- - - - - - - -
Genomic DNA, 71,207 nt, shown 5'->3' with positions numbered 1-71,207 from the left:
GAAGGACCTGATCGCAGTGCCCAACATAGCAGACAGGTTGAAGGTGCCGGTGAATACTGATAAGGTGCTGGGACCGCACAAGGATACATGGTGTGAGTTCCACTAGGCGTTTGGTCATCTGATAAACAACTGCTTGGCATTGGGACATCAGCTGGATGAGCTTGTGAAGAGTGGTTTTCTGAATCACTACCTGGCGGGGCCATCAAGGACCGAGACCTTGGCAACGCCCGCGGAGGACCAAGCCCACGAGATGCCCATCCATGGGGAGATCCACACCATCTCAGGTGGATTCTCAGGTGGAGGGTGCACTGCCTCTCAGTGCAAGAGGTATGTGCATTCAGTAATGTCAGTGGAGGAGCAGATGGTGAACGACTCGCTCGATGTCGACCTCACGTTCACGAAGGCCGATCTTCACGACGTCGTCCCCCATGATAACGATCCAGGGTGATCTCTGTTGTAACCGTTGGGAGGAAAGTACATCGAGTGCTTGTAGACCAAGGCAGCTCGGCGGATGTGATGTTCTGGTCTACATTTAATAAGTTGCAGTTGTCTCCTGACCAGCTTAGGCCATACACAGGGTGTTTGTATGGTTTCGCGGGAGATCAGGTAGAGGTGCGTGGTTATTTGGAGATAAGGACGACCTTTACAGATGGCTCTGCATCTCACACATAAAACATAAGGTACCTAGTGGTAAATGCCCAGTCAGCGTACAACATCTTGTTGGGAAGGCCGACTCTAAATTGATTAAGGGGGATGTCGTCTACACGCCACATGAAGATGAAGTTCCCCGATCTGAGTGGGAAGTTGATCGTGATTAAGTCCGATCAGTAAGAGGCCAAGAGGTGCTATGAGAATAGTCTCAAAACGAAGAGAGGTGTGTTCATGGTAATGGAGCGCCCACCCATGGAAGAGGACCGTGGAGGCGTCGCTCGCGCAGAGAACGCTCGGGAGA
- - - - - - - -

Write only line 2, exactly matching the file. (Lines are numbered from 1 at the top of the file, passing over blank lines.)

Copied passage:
GAAGGACCTGATCGCAGTGCCCAACATAGCAGACAGGTTGAAGGTGCCGGTGAATACTGATAAGGTGCTGGGACCGCACAAGGATACATGGTGTGAGTTCCACTAGGCGTTTGGTCATCTGATAAACAACTGCTTGGCATTGGGACATCAGCTGGATGAGCTTGTGAAGAGTGGTTTTCTGAATCACTACCTGGCGGGGCCATCAAGGACCGAGACCTTGGCAACGCCCGCGGAGGACCAAGCCCACGAGATGCCCATCCATGGGGAGATCCACACCATCTCAGGTGGATTCTCAGGTGGAGGGTGCACTGCCTCTCAGTGCAAGAGGTATGTGCATTCAGTAATGTCAGTGGAGGAGCAGATGGTGAACGACTCGCTCGATGTCGACCTCACGTTCACGAAGGCCGATCTTCACGACGTCGTCCCCCATGATAACGATCCAGGGTGATCTCTGTTGTAACCGTTGGGAGGAAAGTACATCGAGTGCTTGTAGACCAAGGCAGCTCGGCGGATGTGATGTTCTGGTCTACATTTAATAAGTTGCAGTTGTCTCCTGACCAGCTTAGGCCATACACAGGGTGTTTGTATGGTTTCGCGGGAGATCAGGTAGAGGTGCGTGGTTATTTGGAGATAAGGACGACCTTTACAGATGGCTCTGCATCTCACACATAAAACATAAGGTACCTAGTGGTAAATGCCCAGTCAGCGTACAACATCTTGTTGGGAAGGCCGACTCTAAATTGATTAAGGGGGATGTCGTCTACACGCCACATGAAGATGAAGTTCCCCGATCTGAGTGGGAAGTTGATCGTGATTAAGTCCGATCAGTAAGAGGCCAAGAGGTGCTATGAGAATAGTCTCAAAACGAAGAGAGGTGTGTTCATGGTAATGGAGCGCCCACCCATGGAAGAGGACCGTGGAGGCGTCGCTCGCGCAGAGAACGCTCGGGAGA